Many of the chemicals on that list are neurotransmitters that are not at all surprising. There is currently plenty of exciting research going on trying to link the brain and gut together. This blog article will focus on melatonin and how it relates to our digestion.

What is Melatonin?

Melatonin is a neurotransmitter that was originally believed only to be produced by our pineal gland within the brain.1 It is very important to the overall function of the human body acting as antioxidant, regulating circadian rhythm (our internal clock) to help us sleep, reduces blood pressure, and leptin levels (the hormone that inhibits hunger) during sleep.2 3 4 Melatonin has also recently been discovered in large quantities in other organs as well.

Recent studies have shown that melatonin is also synthesized by our gut flora and rates at least 400 times greater than our pineal gland.5 Large quantities of melatonin have been located in the vermiform appendix, which appears to be a safe house for probiotic flora during gastrointestinal infection.6 Bacteria, like other lifeforms on Earth, have a circadian rhythm, so they also produce melatonin in the dark and possibly as a signaling hormone.7

Melatonin and the Gut

There currently is not a lot of information about melatonin and its relation to the gut, because it is a recent discovery. Nevertheless, the information that we have from studies and from proposed theories about a neurotransmitter that we believed was only important for healthy sleep is jaw dropping.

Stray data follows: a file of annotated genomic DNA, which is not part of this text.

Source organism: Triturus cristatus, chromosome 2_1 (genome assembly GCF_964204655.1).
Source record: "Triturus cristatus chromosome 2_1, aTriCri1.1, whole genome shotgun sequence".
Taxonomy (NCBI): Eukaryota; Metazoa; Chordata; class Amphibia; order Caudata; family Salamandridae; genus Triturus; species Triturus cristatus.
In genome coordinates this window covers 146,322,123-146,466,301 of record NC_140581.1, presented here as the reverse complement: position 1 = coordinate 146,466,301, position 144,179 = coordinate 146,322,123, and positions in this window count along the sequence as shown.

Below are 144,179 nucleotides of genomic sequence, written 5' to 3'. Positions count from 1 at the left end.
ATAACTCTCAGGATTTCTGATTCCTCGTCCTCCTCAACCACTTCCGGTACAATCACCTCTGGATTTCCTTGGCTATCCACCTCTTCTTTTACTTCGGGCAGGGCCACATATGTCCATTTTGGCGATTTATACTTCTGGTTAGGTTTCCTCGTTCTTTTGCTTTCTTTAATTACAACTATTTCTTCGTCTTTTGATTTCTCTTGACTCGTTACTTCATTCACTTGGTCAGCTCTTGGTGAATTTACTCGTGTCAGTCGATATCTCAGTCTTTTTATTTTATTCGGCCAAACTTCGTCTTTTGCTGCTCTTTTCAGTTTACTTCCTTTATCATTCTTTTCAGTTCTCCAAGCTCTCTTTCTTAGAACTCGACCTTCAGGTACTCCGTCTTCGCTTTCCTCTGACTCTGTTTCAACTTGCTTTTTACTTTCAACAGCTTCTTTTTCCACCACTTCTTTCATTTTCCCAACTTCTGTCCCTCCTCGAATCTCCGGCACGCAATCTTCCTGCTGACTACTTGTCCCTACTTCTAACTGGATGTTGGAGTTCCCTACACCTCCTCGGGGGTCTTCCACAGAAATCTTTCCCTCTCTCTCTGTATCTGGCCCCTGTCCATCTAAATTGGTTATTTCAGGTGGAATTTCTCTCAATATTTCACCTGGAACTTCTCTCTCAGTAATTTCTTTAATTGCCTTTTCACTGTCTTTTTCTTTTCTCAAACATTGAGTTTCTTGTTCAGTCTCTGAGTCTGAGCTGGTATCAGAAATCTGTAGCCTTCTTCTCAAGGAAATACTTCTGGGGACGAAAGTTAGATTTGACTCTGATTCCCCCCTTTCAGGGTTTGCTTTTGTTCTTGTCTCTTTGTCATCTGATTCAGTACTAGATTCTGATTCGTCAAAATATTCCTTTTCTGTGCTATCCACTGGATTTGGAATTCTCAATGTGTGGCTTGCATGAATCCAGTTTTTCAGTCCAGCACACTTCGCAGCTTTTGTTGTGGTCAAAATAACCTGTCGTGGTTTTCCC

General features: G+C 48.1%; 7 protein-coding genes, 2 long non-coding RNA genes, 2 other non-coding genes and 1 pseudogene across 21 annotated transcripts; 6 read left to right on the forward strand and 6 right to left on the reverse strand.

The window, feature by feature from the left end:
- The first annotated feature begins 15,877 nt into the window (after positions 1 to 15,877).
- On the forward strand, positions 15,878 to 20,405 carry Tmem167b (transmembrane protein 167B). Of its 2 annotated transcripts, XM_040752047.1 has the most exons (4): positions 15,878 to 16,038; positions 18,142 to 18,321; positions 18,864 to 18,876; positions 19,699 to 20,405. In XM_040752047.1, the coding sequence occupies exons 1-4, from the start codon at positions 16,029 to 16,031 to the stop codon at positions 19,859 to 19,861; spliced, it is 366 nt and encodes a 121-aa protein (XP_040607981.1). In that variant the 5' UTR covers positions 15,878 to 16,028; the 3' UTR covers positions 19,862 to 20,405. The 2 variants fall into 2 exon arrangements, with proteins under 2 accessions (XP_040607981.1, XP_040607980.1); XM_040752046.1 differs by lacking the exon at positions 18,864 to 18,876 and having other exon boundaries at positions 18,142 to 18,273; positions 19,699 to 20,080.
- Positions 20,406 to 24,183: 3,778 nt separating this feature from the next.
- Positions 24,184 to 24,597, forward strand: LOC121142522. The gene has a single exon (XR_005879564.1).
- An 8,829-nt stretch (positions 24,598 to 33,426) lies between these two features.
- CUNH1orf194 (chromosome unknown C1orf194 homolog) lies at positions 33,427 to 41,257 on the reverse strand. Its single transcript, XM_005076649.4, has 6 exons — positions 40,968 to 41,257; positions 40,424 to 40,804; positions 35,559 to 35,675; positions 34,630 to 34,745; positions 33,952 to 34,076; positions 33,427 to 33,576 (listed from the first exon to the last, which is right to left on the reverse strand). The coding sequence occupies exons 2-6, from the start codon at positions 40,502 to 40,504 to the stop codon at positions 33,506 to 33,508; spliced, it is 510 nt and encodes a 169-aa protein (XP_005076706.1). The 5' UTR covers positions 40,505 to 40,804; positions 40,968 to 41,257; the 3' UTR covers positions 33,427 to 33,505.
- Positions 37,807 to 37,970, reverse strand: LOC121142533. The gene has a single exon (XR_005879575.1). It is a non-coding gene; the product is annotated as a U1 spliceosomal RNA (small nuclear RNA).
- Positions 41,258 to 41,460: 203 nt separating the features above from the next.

Here are some theories on the importance of melatonin and our gastrointestinal health:

  • Melatonin protects the gastric mucosa from free radicals, medications (NSAIDS), and gastrotoxic agents.8
  • Reduces production of HCL and pepsin production when sleeping. Reduces the chance of esophageal, peptic, and duodenal ulcers.9
  • Reduction of reflux while sleeping and surprisingly also when awake.10
  • Improves LES (lower esophageal sphincter) and UES (upper esophageal sphincter) pressure regulation.11
  • Reduces the risk of developing Barrett’s esophagus by increasing blood flow to the esophagus and reducing inflammation.12
  • Reduction of bowel spasms and improving MMC function in people with SIBO-D.13
  • Reinforces proper MMC function during sleep by regulating the interstitial cells of Cajal. A majority of MMC function occurs while we sleep, it is the longest period of fasting for our body.14 15

Sleep Hygiene and Melatonin

We are supersaturated with blue light during the night. Blue light (part of the light spectrum or the color spectrum) reduces melatonin production and increases serotonin that helps us to be awake.16 The light from our cell phone screens and LED monitors. Even the light pollution that creeps in through our blinds at night is interfering with our sleep.

So what do we do to ensure that we have proper melatonin production?